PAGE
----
Sure, future Treasury secretary Jack Lew's signature is hilarious — but what does it mean? Absolutely nothing. It's just a bunch of circles. Yet for the past three days, experts in the faux-scientific field of graphology have used the signature to offer unqualified conclusions about Lew's personality to a media thirsty for some fun Lew coverage. Not surprisingly, the handwriting analysts failed to reach a consensus on what, exactly, a bunch of pubic-hair-looking squiggles tell us about Lew's character. Personally, we think it means Lew is self-conscious about his pubic hair.
It shows his perseverance:
"From his signature, it seems to me that he'll put forth his ideas, and he'll keep going until he gets done what he wants to do." —Shiela Low, president of the American Handwriting Analysis Foundation, consulted by CNN Money.
It shows he's private:
"The fact that it's illegible means on a deeper level, he's someone who doesn't want to show his true self ... He's protecting himself." —Elaine Charal, graphologist, consulted by the CBC.
It shows his imagination:
"His signature shows a lot of imagination.” —Eileen Page, graphologist consulted by Time.
It shows his problems communicating:
"[The lack of space between the letters] would be indicative of a possible communication problem since there is no place for him to let anyone in." —Susanne Shapiro, graphologist consulted by the Jewish Daily Forward.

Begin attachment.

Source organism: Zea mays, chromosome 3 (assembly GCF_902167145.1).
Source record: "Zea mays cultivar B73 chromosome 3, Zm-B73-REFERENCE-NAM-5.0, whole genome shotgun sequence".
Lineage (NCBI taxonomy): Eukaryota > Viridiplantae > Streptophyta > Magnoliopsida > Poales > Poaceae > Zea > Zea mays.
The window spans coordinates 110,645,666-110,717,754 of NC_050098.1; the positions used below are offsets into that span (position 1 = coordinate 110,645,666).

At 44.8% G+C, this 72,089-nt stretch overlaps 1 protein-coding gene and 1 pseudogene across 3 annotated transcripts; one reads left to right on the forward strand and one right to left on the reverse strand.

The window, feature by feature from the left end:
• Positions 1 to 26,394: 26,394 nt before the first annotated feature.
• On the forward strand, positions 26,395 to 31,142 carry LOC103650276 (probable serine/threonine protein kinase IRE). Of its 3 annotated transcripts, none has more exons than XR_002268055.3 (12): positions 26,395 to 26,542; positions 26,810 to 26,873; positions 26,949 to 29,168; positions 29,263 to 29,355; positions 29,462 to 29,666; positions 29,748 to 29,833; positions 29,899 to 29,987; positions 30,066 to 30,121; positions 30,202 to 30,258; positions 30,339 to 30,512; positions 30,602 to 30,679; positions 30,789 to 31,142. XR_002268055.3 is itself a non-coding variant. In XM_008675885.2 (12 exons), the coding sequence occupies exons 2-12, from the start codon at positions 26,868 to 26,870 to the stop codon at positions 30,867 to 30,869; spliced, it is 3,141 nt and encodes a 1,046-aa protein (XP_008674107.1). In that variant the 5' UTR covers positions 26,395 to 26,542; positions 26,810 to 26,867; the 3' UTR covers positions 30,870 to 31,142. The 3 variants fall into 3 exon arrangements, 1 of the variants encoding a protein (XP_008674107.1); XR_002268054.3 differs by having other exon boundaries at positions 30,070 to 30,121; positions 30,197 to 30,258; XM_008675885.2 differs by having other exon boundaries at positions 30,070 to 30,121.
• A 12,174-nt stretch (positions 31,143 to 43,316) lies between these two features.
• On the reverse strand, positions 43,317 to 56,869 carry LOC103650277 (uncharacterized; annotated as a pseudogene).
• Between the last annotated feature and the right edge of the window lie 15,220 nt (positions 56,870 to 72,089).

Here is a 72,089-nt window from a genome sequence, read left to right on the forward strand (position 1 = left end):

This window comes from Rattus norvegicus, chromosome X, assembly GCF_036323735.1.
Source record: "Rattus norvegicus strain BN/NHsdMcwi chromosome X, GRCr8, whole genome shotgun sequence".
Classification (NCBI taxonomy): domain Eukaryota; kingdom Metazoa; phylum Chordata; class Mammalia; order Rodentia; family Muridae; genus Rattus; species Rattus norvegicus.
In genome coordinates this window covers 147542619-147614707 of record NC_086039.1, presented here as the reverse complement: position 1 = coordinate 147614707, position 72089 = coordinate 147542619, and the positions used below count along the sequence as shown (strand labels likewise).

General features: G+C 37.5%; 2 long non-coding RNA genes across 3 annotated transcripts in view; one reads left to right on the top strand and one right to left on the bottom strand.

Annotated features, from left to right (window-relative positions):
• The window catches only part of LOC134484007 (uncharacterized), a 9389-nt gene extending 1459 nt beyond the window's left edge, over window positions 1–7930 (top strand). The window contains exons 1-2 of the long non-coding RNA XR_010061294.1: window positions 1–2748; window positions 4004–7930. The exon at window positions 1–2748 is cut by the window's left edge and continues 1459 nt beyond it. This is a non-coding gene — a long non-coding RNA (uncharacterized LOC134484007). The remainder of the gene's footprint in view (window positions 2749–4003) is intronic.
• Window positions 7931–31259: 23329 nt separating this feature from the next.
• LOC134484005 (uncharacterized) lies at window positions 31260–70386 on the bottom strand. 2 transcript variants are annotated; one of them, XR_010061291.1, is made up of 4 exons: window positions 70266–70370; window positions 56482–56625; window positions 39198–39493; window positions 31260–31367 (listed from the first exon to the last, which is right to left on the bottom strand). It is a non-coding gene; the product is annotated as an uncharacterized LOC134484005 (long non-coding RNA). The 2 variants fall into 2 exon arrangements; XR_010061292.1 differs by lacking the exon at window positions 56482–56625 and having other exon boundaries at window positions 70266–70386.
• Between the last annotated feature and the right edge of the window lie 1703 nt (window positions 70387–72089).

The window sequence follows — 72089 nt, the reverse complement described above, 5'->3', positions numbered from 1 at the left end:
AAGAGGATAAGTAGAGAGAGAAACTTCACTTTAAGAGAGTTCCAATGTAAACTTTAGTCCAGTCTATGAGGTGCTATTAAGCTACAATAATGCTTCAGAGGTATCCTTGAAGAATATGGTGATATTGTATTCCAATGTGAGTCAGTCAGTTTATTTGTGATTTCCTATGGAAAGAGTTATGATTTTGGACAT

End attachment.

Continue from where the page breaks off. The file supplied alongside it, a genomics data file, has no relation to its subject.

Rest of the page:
It shows his religiousness:
"His imagination is probably as relatively large as the loops, and much of his energy is expended in the realms of abstract thinking, perhaps even religion." —Graphology Consulting Group, as reported by the AFP.
It shows his soft approach to problem-solving:
"Such strokes are common among those who prefer a 'softer' approach to problem-solving, she says." —the Washington Post quoting graphologist Kathy McKnight.
It shows he's good at keeping secrets:
"The fact that he used this kind of signature shows that he tends to be a mystery man. That’s the bad news. The good news is that he’s able to keep secrets." —Ruth Brayer, graphologist consulted by WPIX.
It show he's an eccentric:
"Overall, an intelligent, eccentric, introverted individual who is far more concerned about his thoughts and goals than relationships." —Mark Hopper, president of Handwriting Research Corporation, consulted by Fox News.
It shows he's a moderate:
"His signature reveals that he will most likely fall in the middle of the road category on many issues." —Dianne Peterson, graphologist consulted by Fox News.